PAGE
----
The Louisville Cardinal U of L's Independent Student Newspaper 2018-10-20T00:32:09Z https://www.louisvillecardinal.com/feed/atom/ WordPress https://www.louisvillecardinal.com/media/2016/05/cropped-lc-logo-1-32x32.png Joseph Garcia <![CDATA[Preventing Senioritis by setting yourself up for success]]> https://www.louisvillecardinal.com/?p=63023 2018-10-20T00:32:09Z 2018-10-20T00:32:08Z By Rachel Colangelo — Senioritis seems like a phenomenon only high school seniors face. However, being so close to graduation, with only a few classes left until freedom, the urge to skip class and sleep in grows stronger by the time you become a college senior. In my years at the University of Louisville, I […]

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By Rachel Colangelo —

Senioritis seems like a phenomenon only high school seniors face. However, being so close to graduation, with only a few classes left until freedom, the urge to skip class and sleep in grows stronger by the time you become a college senior.

In my years at the University of Louisville, I have picked up a few tips and tricks to surviving all four(+) years of college.

  1. Take your Gen. Ed courses seriously!

My freshman year schedule was filled with basic lectures and introduction courses I needed to progress higher in my major. While many of these classes were basically high school refresher courses, I forget the impact they have on my GPA. Neglecting the attendance policy, missing small assignments and not studying for “easy” tests was a lesson I wish I had never learned.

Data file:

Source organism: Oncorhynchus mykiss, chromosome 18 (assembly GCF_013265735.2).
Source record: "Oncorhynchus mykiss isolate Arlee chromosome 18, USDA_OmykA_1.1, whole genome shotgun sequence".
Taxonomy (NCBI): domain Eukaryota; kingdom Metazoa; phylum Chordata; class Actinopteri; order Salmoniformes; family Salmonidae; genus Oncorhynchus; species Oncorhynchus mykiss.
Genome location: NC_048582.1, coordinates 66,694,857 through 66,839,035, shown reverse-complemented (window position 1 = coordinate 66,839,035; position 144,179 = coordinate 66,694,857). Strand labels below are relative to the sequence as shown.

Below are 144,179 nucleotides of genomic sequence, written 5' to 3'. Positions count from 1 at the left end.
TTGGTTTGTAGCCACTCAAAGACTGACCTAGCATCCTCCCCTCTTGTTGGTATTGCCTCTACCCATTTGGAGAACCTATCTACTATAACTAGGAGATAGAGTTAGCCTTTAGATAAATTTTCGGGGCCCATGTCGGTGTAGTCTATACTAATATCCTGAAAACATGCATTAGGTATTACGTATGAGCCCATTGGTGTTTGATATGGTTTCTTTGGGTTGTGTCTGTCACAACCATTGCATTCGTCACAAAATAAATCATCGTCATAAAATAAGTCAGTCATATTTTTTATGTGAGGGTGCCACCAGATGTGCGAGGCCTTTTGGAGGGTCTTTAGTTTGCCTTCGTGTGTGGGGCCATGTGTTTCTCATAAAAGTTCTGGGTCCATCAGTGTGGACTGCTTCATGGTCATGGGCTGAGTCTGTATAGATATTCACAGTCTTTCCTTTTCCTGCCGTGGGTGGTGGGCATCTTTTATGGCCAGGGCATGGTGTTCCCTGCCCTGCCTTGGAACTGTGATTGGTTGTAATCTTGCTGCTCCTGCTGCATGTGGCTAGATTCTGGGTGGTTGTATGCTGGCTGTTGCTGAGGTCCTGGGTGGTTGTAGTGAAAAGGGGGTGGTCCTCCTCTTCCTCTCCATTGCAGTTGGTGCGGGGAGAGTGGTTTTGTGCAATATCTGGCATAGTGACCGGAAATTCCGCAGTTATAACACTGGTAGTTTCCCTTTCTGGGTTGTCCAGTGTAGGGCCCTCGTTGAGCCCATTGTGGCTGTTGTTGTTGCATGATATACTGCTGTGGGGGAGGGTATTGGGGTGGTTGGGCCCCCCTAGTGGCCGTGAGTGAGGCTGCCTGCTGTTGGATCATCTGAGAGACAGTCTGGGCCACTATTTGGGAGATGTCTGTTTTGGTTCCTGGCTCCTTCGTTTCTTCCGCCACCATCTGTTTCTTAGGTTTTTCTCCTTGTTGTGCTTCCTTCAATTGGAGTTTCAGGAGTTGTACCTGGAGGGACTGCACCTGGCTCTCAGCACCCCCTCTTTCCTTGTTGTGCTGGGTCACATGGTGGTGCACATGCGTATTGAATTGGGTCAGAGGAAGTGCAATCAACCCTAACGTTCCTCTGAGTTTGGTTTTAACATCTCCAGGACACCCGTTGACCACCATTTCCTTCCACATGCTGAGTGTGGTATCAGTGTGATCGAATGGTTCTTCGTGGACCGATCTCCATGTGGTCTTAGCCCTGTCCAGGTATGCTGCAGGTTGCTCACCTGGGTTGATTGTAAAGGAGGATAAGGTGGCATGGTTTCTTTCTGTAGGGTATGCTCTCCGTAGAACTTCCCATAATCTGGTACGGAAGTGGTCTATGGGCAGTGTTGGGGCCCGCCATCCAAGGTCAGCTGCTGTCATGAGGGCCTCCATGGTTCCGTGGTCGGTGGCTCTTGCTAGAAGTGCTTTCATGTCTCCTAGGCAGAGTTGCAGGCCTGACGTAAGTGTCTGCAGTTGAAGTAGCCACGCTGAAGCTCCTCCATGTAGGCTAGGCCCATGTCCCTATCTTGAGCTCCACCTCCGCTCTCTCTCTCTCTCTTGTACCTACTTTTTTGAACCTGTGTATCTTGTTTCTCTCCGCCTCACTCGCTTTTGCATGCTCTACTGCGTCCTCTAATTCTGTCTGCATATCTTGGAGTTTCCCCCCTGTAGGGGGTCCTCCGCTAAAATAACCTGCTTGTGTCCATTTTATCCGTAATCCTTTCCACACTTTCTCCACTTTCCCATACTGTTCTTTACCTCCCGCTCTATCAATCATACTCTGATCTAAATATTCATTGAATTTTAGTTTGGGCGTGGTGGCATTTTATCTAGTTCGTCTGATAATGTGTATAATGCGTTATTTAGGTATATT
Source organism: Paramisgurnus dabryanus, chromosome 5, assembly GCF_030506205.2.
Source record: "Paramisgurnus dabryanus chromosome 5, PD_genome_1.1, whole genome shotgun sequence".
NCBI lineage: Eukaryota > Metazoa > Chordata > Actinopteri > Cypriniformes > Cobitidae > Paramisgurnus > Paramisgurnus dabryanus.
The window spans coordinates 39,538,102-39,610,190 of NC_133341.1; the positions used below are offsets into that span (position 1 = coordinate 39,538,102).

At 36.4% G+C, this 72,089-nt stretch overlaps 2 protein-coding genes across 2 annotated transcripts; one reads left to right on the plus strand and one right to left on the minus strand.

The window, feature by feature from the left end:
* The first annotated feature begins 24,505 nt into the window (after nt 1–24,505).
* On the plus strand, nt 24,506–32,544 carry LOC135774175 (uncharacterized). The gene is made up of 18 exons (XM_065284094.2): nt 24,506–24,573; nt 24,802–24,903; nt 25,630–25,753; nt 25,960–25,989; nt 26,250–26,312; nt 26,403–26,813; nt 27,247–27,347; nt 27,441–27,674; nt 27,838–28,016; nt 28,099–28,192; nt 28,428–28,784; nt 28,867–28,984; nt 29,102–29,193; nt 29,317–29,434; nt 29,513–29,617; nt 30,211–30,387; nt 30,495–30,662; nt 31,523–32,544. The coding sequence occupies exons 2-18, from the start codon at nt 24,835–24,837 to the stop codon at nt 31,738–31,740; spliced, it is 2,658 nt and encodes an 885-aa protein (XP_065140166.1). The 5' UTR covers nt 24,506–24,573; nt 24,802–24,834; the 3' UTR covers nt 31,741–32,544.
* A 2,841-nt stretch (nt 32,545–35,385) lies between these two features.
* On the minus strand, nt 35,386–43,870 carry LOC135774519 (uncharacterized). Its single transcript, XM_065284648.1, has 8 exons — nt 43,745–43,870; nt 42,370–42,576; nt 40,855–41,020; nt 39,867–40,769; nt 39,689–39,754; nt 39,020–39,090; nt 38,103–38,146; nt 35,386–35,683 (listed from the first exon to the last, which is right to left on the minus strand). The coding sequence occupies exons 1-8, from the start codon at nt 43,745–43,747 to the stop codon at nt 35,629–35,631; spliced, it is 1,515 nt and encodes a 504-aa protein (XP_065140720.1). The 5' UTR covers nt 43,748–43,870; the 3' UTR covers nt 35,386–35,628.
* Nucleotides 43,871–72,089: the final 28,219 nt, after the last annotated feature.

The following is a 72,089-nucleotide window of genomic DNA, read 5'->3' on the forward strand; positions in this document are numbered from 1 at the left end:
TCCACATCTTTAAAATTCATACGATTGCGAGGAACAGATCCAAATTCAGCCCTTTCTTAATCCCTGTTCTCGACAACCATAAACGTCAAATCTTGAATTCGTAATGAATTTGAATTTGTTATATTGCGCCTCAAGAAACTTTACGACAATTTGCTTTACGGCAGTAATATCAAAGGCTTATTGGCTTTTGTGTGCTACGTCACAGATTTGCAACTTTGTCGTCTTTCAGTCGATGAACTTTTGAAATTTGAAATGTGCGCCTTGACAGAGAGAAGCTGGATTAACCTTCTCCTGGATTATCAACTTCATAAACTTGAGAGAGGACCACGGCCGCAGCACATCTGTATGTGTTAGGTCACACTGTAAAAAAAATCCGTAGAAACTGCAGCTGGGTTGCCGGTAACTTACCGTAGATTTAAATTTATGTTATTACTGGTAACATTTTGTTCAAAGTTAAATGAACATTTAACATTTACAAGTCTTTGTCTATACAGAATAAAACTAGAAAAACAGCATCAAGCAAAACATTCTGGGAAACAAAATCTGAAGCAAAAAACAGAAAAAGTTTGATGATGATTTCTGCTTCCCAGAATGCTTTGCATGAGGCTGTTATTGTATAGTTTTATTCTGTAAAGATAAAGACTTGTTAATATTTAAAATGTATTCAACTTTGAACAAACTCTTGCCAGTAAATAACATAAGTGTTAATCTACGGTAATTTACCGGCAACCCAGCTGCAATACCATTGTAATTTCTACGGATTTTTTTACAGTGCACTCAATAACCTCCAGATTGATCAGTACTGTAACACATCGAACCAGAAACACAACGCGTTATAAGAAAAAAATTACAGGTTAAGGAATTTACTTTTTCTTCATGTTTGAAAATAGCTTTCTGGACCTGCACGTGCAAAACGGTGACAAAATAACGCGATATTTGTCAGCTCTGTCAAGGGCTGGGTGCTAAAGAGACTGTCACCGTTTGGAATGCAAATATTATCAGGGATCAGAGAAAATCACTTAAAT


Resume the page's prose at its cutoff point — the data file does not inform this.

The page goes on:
Save yourself the headache now and get ahead in the beginning.

  1. See your academic advisor FOR YOUR MAJOR.

Do not just speak with your internal college advisor because sometimes they do not have the same extensive knowledge as your major’s advisors do. Not seeing your specific major’s advisor can mean taking unnecessary classes, retaking classes and possibly not being able to graduate on time.

  1. Have one day a week where you do not have any classes.

There are many reasons why this free day can be beneficial, but the most prominent is that it gives me time to rest and catch up on homework. It also gave me a day that I was guaranteed able to work. Being a full-time student and finding time for a job can be extremely stressful, especially when you have to do it all in one day. Going from class-to-homework-to-work-to-homework-again isn’t a walk in the park.

Allowing yourself one day of minimal stress can be good for your mind, body and GPA.

 

If you follow these tips your case of senioritis could be slightly more manageable than those around you. The struggle is real, but you can make it easier by setting yourself up for success right from the beginning.

Graphic by Shayla Kerr / The Louisville Cardinal

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Maggie Vancampen <![CDATA[Author Matt Ridley “lights up” the room with optimism]]> https://www.louisvillecardinal.com/?p=63373 2018-10-19T16:11:18Z 2018-10-19T16:11:16Z By Maggie Vancampen — Despite the power outage that affected campus, Wednesday, Oct. 10, author Matt Ridley delivered a presentation titled “Optimism and Innovation” to an audience of about 50 in the College of Business. Ridley was the second presenter of the Center for Free Enterprise’s fall speaker series, and he said the world isn’t […]

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By Maggie Vancampen —

Despite the power outage that affected campus, Wednesday, Oct. 10, author Matt Ridley delivered a presentation titled “Optimism and Innovation” to an audience of about 50 in the College of Business.

Ridley was the second presenter of the Center for Free Enterprise’s fall speaker series, and he said the world isn’t as bad as it seems.

“We could have had a headline in the newspaper this morning: ‘137,000 people lifted out of poverty yesterday.’ It would have been true the day before. We never talk about this.” Ridley said.

Ridley said while upsetting events often happen in an instant, happy stories take time to develop.

“Good news is gradual while bad news is sudden,” he said.

Ridley used the feeling of happiness as an example.

“It used to be thought that the richer people got, the less happier they got,” Ridley said.